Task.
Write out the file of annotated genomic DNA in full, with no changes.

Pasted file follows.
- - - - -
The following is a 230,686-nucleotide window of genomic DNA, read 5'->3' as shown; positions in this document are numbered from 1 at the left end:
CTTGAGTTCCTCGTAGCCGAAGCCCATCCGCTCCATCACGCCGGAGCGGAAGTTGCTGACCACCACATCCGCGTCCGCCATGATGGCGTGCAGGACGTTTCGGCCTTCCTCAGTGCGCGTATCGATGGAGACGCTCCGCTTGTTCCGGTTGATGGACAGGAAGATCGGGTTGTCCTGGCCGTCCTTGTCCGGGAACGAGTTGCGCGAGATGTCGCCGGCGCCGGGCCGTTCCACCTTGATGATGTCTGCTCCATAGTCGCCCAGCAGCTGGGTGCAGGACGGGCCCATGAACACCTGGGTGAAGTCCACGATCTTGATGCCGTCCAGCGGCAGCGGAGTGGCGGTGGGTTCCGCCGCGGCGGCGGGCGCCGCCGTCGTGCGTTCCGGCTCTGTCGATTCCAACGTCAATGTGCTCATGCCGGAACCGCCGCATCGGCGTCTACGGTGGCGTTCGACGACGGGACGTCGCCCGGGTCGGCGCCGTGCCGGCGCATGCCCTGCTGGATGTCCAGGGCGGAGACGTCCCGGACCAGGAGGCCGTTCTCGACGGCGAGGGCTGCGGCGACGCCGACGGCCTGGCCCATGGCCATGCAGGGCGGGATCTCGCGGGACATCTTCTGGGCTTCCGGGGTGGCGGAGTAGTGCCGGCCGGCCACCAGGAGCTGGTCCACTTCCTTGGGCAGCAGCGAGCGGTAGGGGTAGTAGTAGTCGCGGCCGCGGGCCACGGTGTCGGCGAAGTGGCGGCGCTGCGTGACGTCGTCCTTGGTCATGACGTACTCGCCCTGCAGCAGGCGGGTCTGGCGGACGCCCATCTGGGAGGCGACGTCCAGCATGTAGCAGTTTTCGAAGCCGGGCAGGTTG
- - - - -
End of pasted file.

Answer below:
The following is a 230,686-nucleotide window of genomic DNA, read 5'->3' as shown; positions in this document are numbered from 1 at the left end:
CTTGAGTTCCTCGTAGCCGAAGCCCATCCGCTCCATCACGCCGGAGCGGAAGTTGCTGACCACCACATCCGCGTCCGCCATGATGGCGTGCAGGACGTTTCGGCCTTCCTCAGTGCGCGTATCGATGGAGACGCTCCGCTTGTTCCGGTTGATGGACAGGAAGATCGGGTTGTCCTGGCCGTCCTTGTCCGGGAACGAGTTGCGCGAGATGTCGCCGGCGCCGGGCCGTTCCACCTTGATGATGTCTGCTCCATAGTCGCCCAGCAGCTGGGTGCAGGACGGGCCCATGAACACCTGGGTGAAGTCCACGATCTTGATGCCGTCCAGCGGCAGCGGAGTGGCGGTGGGTTCCGCCGCGGCGGCGGGCGCCGCCGTCGTGCGTTCCGGCTCTGTCGATTCCAACGTCAATGTGCTCATGCCGGAACCGCCGCATCGGCGTCTACGGTGGCGTTCGACGACGGGACGTCGCCCGGGTCGGCGCCGTGCCGGCGCATGCCCTGCTGGATGTCCAGGGCGGAGACGTCCCGGACCAGGAGGCCGTTCTCGACGGCGAGGGCTGCGGCGACGCCGACGGCCTGGCCCATGGCCATGCAGGGCGGGATCTCGCGGGACATCTTCTGGGCTTCCGGGGTGGCGGAGTAGTGCCGGCCGGCCACCAGGAGCTGGTCCACTTCCTTGGGCAGCAGCGAGCGGTAGGGGTAGTAGTAGTCGCGGCCGCGGGCCACGGTGTCGGCGAAGTGGCGGCGCTGCGTGACGTCGTCCTTGGTCATGACGTACTCGCCCTGCAGCAGGCGGGTCTGGCGGACGCCCATCTGGGAGGCGACGTCCAGCATGTAGCAGTTTTCGAAGCCGGGCAGGTTG